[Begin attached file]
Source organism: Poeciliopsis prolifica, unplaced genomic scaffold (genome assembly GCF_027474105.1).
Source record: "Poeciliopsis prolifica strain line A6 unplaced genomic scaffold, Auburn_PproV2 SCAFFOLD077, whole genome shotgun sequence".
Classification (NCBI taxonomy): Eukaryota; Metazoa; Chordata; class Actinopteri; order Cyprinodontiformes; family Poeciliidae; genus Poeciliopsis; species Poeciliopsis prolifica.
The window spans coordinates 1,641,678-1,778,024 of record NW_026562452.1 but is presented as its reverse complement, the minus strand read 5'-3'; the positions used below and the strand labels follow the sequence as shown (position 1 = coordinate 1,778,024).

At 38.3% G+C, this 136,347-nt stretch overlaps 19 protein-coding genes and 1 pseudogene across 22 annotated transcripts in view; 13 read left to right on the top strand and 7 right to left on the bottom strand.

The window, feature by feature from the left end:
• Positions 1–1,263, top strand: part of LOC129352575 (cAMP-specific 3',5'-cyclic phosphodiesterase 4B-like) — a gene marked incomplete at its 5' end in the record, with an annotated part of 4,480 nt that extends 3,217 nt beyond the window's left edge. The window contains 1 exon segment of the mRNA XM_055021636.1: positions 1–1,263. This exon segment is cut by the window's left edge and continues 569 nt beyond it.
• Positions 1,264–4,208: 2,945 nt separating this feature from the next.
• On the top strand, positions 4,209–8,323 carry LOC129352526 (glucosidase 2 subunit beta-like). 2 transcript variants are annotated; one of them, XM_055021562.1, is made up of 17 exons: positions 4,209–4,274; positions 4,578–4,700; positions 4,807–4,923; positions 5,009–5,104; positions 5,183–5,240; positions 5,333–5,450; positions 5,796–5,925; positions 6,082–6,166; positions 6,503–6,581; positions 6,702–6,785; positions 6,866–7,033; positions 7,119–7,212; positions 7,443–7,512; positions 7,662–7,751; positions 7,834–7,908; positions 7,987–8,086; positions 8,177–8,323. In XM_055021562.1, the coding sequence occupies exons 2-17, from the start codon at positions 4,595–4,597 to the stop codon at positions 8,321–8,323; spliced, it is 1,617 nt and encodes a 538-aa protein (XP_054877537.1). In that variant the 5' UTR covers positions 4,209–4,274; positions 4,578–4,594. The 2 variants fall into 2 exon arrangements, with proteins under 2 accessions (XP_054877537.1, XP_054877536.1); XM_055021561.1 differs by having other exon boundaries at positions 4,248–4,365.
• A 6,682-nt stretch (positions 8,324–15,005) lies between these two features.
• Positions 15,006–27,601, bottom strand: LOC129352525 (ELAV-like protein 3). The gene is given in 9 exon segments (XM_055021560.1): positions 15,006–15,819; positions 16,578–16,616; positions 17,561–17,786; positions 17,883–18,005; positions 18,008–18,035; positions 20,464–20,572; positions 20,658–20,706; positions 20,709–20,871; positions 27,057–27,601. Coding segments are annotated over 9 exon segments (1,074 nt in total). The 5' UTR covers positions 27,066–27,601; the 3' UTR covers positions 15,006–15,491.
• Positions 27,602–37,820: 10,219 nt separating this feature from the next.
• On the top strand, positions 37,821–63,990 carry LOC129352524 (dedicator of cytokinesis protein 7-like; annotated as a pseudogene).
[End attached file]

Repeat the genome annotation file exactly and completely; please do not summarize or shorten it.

Source organism: Poeciliopsis prolifica, unplaced genomic scaffold (genome assembly GCF_027474105.1).
Source record: "Poeciliopsis prolifica strain line A6 unplaced genomic scaffold, Auburn_PproV2 SCAFFOLD077, whole genome shotgun sequence".
Classification (NCBI taxonomy): Eukaryota; Metazoa; Chordata; class Actinopteri; order Cyprinodontiformes; family Poeciliidae; genus Poeciliopsis; species Poeciliopsis prolifica.
The window spans coordinates 1,641,678-1,778,024 of record NW_026562452.1 but is presented as its reverse complement, the minus strand read 5'-3'; the positions used below and the strand labels follow the sequence as shown (position 1 = coordinate 1,778,024).

At 38.3% G+C, this 136,347-nt stretch overlaps 19 protein-coding genes and 1 pseudogene across 22 annotated transcripts in view; 13 read left to right on the top strand and 7 right to left on the bottom strand.

The window, feature by feature from the left end:
• Positions 1–1,263, top strand: part of LOC129352575 (cAMP-specific 3',5'-cyclic phosphodiesterase 4B-like) — a gene marked incomplete at its 5' end in the record, with an annotated part of 4,480 nt that extends 3,217 nt beyond the window's left edge. The window contains 1 exon segment of the mRNA XM_055021636.1: positions 1–1,263. This exon segment is cut by the window's left edge and continues 569 nt beyond it.
• Positions 1,264–4,208: 2,945 nt separating this feature from the next.
• On the top strand, positions 4,209–8,323 carry LOC129352526 (glucosidase 2 subunit beta-like). 2 transcript variants are annotated; one of them, XM_055021562.1, is made up of 17 exons: positions 4,209–4,274; positions 4,578–4,700; positions 4,807–4,923; positions 5,009–5,104; positions 5,183–5,240; positions 5,333–5,450; positions 5,796–5,925; positions 6,082–6,166; positions 6,503–6,581; positions 6,702–6,785; positions 6,866–7,033; positions 7,119–7,212; positions 7,443–7,512; positions 7,662–7,751; positions 7,834–7,908; positions 7,987–8,086; positions 8,177–8,323. In XM_055021562.1, the coding sequence occupies exons 2-17, from the start codon at positions 4,595–4,597 to the stop codon at positions 8,321–8,323; spliced, it is 1,617 nt and encodes a 538-aa protein (XP_054877537.1). In that variant the 5' UTR covers positions 4,209–4,274; positions 4,578–4,594. The 2 variants fall into 2 exon arrangements, with proteins under 2 accessions (XP_054877537.1, XP_054877536.1); XM_055021561.1 differs by having other exon boundaries at positions 4,248–4,365.
• A 6,682-nt stretch (positions 8,324–15,005) lies between these two features.
• Positions 15,006–27,601, bottom strand: LOC129352525 (ELAV-like protein 3). The gene is given in 9 exon segments (XM_055021560.1): positions 15,006–15,819; positions 16,578–16,616; positions 17,561–17,786; positions 17,883–18,005; positions 18,008–18,035; positions 20,464–20,572; positions 20,658–20,706; positions 20,709–20,871; positions 27,057–27,601. Coding segments are annotated over 9 exon segments (1,074 nt in total). The 5' UTR covers positions 27,066–27,601; the 3' UTR covers positions 15,006–15,491.
• Positions 27,602–37,820: 10,219 nt separating this feature from the next.
• On the top strand, positions 37,821–63,990 carry LOC129352524 (dedicator of cytokinesis protein 7-like; annotated as a pseudogene).